John Wesley on Holiness and Grace


Dr. Kenneth Collins on the center of John Wesley’s theology—holiness and grace.

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Dr. Kenneth J. Collins is professor of Historical Theology and Wesley Studies. Joining Asbury Seminary’s faculty in 1995 as professor of church history, Dr. Collins has lectured and taught throughout the world on the theology of John Wesley.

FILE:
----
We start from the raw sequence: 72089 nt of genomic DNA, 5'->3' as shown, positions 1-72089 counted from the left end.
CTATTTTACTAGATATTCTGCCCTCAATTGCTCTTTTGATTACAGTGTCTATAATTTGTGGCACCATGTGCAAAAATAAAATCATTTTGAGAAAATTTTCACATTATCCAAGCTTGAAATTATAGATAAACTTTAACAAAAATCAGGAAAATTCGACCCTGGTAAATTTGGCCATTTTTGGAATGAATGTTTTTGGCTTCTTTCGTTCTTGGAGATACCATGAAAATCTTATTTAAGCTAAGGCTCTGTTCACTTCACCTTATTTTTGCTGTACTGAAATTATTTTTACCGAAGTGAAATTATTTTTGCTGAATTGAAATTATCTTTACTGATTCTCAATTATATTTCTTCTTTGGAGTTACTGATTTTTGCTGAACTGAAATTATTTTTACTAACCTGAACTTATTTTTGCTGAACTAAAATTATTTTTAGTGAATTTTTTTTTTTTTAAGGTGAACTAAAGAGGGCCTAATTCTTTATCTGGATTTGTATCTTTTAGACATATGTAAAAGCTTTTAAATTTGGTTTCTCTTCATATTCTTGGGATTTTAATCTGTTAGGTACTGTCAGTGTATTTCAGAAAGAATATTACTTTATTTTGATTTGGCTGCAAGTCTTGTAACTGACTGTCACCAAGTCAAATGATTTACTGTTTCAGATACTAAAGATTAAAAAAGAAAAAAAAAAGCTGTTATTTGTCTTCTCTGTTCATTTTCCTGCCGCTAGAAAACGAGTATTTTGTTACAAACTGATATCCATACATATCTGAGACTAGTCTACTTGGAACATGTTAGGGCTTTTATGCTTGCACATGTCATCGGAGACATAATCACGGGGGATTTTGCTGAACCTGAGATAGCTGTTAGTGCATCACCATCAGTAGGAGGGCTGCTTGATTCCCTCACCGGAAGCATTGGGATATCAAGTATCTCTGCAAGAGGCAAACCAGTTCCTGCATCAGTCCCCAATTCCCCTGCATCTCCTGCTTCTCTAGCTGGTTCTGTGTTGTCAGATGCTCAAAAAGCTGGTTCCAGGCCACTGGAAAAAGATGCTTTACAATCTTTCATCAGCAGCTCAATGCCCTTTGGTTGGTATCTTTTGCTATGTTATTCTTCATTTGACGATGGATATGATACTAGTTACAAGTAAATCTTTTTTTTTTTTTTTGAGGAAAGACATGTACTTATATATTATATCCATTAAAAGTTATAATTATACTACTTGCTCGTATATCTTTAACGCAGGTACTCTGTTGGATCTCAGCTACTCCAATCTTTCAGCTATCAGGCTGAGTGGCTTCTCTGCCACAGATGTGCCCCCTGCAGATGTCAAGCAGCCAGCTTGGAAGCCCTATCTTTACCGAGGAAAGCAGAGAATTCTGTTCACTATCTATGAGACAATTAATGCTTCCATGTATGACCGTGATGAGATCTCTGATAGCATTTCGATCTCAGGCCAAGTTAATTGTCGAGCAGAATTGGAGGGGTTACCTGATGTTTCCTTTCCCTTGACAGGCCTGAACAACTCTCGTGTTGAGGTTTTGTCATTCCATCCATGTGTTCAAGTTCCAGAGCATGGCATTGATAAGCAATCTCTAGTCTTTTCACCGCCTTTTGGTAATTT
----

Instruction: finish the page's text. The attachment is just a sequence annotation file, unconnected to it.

1. I’m not sure I’m quite understanding the different examples between cooperant grace and free grace that Dr. Collins gives. It would seem that the cooperant grace (i.e. synergism) concept in Wesley would come about as we respond to the free grace of God. In other words, the act of God in drawing us to salvation (convincing grace) is only made effectual when we receive it. It would be God’s free grace that initiates it through prevenient and convincing grace, and it would be cooperant grace in the moment we receive it. He seemed to be speaking along these lines until he began to give an example of free grace, and there he actually included justification as primarily free grace. But since it is a “gift” we must receive, how is that not our cooperation also? Could we say that free grace and cooperant grace are at play together in justification and sanctification?